The aerobactin iron transport system genes in Shigella flexneri are present within a pathogenicity island

Authors

  • Steven A. Vokes,

    1. Department of Microbiology and Institute for Cellular and Molecular Biology, University of Texas at Austin, Austin, TX 78712-1095, USA.
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  • Stephanie A. Reeves,

    1. Department of Microbiology and Institute for Cellular and Molecular Biology, University of Texas at Austin, Austin, TX 78712-1095, USA.
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  • Alfredo G. Torres,

    1. Department of Microbiology and Institute for Cellular and Molecular Biology, University of Texas at Austin, Austin, TX 78712-1095, USA.
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  • Shelley M. Payne

    1. Department of Microbiology and Institute for Cellular and Molecular Biology, University of Texas at Austin, Austin, TX 78712-1095, USA.
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Shelley M. Payne. E-mail payne@mail.utexas.edu; Tel. (+1) 512 471 9258; Fax (+1) 512 471 7088.

Abstract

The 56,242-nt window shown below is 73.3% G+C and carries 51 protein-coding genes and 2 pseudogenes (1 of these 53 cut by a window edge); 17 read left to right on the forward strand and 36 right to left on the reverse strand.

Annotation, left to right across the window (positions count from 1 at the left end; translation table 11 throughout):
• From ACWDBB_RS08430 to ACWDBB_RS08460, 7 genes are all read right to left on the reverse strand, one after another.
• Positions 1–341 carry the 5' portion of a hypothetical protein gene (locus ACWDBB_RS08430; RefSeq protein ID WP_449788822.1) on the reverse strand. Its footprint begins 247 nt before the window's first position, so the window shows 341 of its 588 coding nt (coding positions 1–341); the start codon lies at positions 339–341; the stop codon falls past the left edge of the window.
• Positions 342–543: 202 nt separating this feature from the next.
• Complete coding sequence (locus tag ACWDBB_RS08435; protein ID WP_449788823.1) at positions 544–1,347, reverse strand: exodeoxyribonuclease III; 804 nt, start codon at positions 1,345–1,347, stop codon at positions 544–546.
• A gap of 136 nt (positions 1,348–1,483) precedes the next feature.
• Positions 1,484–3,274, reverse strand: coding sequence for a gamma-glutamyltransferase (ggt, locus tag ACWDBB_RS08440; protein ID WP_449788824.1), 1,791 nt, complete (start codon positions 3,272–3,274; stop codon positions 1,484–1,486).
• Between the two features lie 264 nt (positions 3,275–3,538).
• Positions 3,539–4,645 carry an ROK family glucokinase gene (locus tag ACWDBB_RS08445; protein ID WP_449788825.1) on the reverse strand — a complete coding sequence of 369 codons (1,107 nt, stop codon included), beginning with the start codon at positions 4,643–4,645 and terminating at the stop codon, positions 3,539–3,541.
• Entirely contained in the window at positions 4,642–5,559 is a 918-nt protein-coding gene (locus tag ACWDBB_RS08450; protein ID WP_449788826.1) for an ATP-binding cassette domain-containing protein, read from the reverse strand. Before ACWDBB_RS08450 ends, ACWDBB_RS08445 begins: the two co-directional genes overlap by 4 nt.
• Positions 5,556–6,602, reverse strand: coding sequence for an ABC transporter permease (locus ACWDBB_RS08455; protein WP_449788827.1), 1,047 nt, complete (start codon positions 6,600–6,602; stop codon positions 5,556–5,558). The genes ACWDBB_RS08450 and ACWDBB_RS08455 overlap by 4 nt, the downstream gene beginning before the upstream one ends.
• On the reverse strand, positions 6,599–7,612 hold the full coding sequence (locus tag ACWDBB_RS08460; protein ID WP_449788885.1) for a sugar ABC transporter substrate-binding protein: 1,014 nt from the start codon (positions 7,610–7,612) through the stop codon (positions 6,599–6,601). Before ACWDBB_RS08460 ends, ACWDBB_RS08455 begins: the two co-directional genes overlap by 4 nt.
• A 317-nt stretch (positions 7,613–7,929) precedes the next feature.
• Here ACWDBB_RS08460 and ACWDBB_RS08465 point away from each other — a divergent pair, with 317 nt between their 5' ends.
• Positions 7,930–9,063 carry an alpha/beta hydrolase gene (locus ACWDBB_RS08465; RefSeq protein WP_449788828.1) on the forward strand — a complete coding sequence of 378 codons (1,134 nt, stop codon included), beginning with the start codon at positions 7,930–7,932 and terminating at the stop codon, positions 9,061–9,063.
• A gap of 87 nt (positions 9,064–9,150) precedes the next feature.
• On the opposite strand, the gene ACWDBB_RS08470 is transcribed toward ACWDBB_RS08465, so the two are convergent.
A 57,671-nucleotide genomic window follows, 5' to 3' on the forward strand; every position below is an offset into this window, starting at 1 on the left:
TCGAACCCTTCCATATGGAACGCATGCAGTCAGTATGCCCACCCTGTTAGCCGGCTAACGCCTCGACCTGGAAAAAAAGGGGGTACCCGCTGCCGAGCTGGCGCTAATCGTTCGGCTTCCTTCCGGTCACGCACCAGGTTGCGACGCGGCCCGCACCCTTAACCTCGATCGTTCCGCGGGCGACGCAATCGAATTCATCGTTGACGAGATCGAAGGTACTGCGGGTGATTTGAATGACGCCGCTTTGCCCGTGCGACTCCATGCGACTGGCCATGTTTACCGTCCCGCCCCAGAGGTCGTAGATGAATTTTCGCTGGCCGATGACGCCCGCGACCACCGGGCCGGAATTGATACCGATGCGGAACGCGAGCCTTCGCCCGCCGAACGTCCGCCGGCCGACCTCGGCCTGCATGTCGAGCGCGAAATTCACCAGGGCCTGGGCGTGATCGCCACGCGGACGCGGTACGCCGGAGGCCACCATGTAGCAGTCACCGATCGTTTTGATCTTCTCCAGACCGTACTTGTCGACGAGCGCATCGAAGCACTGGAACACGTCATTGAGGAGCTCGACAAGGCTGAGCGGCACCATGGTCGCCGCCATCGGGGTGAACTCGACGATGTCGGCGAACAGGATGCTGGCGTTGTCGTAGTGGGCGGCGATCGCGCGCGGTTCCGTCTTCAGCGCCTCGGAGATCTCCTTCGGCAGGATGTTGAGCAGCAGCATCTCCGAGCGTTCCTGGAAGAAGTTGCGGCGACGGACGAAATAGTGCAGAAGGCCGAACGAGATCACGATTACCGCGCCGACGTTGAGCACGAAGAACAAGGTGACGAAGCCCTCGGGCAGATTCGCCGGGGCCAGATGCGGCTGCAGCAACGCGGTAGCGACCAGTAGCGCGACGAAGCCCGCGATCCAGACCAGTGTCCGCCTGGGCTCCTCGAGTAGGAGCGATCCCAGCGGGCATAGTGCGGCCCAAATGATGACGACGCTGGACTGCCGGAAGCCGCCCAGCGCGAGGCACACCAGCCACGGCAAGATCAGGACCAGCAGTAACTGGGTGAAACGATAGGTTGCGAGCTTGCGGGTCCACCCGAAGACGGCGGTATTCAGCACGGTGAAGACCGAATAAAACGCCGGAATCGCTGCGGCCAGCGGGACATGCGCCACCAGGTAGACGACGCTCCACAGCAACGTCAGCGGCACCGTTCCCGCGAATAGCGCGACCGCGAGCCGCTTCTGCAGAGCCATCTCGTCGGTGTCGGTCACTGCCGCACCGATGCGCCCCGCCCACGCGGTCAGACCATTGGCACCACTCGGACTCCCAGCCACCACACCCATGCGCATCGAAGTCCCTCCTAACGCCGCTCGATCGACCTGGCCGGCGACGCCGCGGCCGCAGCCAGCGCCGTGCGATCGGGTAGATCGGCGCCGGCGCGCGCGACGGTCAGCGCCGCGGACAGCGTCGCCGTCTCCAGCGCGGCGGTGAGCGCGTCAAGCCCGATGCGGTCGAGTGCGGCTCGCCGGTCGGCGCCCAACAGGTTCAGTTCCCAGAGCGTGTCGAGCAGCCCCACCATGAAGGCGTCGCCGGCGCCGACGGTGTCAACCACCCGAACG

Genes encoding the synthesis and transport of aerobactin, a hydroxamate siderophore associated with increased virulence of enteric bacteria, were mapped within a pathogenicity island in Shigella flexneri. The island, designated SHI-2 for Shigella pathogenicity island 2, was located downstream of selC, the site of insertion of pathogenicity islands in several other enteric pathogens. DNA sequence analysis revealed the presence of multiple insertion sequences upstream and downstream of the aerobactin genes and an integrase gene that was nearly identical to an int gene found in Escherichia coli O157:H7. SHI-2 sequences adjacent to selC were similar to sequences at the junction between selC and pathogenicity islands found in E. coli O157:H7 and in enteropathogenic E. coli, but the junctions between the island and downstream yic genes were variable. SHI-2 also encoded immunity to the normally plasmid-encoded colicins I and V, suggesting a common origin for the aerobactin genes in both S. flexneri and E. coli pColV. Polymerase chain reaction and Southern hybridization data indicate that SHI-2 is present in the same location in Shigella sonnei, but the aerobactin genes are not located within SHI-2 in Shigella boydii or enteroinvasive E. coli. Shigella dysenteriae type 1 strains do not produce aerobactin but do contain sequences downstream of selC that are homologous to SHI-2. The presence of the aerobactin genes on plasmids in E. coli pColV and Salmonella, on a pathogenicity island in S. flexneri and S. sonnei and in a different chromosomal location in S. boydii and some E. coli suggests that these virulence-enhancing genes are mobile, and they may constitute an island within an island in S. flexneri.

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